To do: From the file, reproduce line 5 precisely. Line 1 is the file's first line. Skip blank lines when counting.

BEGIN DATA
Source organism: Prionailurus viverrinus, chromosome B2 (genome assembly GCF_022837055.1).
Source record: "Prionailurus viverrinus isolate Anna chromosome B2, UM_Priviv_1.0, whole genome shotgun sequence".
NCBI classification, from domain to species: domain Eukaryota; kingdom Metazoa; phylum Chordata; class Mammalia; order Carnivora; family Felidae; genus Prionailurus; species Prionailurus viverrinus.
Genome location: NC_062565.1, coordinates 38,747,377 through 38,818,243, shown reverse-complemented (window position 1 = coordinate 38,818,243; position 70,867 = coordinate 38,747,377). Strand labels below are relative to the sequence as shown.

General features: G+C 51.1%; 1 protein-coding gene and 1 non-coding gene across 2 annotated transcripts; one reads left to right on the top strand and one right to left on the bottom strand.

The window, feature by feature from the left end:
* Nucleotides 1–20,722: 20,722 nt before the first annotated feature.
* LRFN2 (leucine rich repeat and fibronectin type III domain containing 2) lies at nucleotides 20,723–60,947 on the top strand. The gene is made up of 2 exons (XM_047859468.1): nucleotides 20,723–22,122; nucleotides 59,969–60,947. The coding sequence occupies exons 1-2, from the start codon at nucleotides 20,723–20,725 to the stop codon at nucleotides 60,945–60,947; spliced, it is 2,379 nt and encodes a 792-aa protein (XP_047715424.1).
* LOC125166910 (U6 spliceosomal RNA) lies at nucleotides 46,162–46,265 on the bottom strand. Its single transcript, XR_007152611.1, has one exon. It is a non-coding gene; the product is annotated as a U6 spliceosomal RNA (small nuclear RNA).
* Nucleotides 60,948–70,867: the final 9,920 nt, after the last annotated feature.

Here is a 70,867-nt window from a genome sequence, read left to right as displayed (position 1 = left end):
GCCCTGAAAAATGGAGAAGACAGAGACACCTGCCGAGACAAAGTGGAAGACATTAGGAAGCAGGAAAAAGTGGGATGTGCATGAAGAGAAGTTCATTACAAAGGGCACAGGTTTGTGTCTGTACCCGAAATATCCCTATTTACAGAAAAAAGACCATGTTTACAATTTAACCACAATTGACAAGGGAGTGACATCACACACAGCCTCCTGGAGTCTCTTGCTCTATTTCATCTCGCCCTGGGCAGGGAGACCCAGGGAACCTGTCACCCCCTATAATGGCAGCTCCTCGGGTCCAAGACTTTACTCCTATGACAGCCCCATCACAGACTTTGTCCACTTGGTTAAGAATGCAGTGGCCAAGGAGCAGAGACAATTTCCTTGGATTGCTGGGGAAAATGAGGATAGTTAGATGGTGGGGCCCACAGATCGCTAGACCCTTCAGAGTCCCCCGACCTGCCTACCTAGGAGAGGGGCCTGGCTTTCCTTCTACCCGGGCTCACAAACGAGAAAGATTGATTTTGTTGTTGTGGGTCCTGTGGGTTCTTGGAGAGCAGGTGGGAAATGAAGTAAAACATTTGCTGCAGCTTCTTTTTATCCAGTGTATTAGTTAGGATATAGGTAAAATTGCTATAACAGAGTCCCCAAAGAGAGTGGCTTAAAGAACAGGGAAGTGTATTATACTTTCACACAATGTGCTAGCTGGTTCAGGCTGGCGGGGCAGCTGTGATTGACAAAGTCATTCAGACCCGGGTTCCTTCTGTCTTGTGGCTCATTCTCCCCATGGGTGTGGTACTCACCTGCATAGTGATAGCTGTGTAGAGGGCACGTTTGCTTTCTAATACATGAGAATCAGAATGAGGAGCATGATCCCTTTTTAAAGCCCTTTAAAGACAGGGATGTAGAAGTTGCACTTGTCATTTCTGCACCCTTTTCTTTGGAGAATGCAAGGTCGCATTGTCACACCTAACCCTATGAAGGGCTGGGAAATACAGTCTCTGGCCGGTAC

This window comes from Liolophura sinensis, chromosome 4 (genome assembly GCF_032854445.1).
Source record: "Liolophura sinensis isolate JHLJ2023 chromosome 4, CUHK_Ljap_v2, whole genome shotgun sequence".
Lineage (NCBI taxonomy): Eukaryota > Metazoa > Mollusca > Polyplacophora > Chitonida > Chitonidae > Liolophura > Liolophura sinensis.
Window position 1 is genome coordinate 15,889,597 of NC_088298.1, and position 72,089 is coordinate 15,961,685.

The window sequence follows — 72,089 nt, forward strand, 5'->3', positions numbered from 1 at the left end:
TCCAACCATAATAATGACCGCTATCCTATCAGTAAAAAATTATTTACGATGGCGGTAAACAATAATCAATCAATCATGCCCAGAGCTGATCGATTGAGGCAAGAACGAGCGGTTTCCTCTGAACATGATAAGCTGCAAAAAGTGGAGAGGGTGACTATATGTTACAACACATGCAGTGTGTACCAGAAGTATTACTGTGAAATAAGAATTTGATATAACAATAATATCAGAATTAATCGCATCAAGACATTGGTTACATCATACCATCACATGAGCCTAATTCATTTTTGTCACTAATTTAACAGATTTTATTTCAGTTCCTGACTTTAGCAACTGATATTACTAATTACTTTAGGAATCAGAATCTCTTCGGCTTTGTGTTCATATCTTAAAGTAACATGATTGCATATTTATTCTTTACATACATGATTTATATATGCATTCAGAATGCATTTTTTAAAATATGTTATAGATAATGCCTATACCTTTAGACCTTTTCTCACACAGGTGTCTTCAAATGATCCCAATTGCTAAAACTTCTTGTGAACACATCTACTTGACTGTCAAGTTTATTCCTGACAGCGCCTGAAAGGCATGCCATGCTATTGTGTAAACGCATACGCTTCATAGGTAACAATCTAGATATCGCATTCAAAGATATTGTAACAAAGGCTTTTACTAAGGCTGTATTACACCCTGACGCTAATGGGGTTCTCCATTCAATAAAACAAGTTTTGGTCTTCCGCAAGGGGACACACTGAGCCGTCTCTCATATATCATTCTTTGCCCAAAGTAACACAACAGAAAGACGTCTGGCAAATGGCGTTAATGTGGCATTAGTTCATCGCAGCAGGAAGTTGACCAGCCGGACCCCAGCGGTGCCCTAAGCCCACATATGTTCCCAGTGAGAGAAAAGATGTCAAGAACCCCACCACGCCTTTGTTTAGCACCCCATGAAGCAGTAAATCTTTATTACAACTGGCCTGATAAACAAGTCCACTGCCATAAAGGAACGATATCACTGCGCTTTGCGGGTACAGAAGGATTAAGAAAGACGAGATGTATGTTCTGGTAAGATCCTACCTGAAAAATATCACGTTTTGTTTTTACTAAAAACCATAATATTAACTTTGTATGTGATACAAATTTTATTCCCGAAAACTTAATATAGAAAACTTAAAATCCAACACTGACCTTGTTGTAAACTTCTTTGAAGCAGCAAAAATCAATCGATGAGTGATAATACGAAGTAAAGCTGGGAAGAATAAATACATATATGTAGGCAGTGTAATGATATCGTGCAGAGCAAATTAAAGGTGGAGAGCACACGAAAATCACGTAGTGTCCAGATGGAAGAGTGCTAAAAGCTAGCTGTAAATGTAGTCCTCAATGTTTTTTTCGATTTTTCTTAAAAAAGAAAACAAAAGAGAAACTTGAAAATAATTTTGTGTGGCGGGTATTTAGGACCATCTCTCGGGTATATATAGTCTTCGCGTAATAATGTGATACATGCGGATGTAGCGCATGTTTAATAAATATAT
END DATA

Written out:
General features: G+C 51.1%; 1 protein-coding gene and 1 non-coding gene across 2 annotated transcripts; one reads left to right on the top strand and one right to left on the bottom strand.